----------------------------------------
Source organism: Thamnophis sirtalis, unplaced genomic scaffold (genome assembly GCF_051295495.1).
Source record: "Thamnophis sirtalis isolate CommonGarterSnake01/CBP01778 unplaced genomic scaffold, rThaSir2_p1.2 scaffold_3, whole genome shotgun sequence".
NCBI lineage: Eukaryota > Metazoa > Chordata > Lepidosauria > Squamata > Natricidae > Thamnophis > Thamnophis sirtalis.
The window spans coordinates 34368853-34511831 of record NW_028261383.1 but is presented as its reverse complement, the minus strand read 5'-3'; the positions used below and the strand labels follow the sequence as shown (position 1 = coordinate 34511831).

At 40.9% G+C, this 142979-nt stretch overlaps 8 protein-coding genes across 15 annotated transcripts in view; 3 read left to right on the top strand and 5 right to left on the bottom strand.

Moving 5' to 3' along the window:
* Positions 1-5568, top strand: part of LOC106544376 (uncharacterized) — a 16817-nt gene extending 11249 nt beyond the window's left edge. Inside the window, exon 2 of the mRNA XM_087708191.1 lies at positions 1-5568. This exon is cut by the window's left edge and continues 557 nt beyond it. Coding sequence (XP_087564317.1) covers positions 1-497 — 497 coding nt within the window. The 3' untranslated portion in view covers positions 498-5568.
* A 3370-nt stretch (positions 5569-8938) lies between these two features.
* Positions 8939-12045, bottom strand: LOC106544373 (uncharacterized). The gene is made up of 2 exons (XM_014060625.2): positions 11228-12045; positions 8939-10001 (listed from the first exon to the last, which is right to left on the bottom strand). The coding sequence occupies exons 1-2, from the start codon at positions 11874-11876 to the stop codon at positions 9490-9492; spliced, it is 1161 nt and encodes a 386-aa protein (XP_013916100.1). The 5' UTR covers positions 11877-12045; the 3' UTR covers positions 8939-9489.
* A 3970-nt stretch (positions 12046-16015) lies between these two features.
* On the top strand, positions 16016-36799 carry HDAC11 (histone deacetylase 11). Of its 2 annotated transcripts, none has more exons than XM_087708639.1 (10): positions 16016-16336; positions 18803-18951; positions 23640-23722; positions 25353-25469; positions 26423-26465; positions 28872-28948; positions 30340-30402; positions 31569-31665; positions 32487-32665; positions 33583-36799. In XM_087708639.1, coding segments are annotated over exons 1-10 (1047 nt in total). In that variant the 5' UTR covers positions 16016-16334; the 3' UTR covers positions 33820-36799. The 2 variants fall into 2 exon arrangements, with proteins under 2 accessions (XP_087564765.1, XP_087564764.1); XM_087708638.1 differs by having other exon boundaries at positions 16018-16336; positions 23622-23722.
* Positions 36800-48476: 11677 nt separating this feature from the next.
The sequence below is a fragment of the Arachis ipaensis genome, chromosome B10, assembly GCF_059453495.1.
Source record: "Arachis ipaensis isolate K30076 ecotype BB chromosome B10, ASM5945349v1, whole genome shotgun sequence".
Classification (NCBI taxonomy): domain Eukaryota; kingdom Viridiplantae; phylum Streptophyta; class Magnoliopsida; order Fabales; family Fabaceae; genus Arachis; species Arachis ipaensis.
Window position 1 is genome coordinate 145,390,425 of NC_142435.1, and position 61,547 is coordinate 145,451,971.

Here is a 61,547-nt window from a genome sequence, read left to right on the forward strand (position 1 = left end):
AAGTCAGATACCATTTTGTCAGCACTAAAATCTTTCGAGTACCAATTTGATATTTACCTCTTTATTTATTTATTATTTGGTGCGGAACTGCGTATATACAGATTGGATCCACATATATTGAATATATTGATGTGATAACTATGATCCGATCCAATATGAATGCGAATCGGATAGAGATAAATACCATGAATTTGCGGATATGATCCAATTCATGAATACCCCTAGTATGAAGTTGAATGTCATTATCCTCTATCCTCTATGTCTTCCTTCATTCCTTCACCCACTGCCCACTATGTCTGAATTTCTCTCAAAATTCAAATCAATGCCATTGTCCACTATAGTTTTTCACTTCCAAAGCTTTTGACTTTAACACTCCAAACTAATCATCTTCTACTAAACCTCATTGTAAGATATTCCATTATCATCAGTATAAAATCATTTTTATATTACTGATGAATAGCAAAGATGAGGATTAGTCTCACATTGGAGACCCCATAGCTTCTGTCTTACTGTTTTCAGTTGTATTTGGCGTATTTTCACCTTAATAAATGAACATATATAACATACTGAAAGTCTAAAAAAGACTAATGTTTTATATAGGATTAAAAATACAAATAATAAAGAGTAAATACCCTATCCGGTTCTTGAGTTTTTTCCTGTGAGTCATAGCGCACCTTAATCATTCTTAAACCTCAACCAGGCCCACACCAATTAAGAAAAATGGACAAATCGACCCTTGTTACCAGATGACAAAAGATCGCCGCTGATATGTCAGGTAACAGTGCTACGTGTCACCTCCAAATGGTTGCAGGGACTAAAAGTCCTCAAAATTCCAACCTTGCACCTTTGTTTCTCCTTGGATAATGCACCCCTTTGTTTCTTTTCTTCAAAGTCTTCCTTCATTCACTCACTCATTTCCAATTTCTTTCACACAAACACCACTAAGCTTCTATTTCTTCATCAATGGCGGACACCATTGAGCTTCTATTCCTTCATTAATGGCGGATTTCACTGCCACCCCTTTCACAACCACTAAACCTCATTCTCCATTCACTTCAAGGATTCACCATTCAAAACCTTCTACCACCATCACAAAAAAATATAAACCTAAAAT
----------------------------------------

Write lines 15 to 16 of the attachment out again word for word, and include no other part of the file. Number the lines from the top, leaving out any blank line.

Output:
Classification (NCBI taxonomy): domain Eukaryota; kingdom Viridiplantae; phylum Streptophyta; class Magnoliopsida; order Fabales; family Fabaceae; genus Arachis; species Arachis ipaensis.
Window position 1 is genome coordinate 145,390,425 of NC_142435.1, and position 61,547 is coordinate 145,451,971.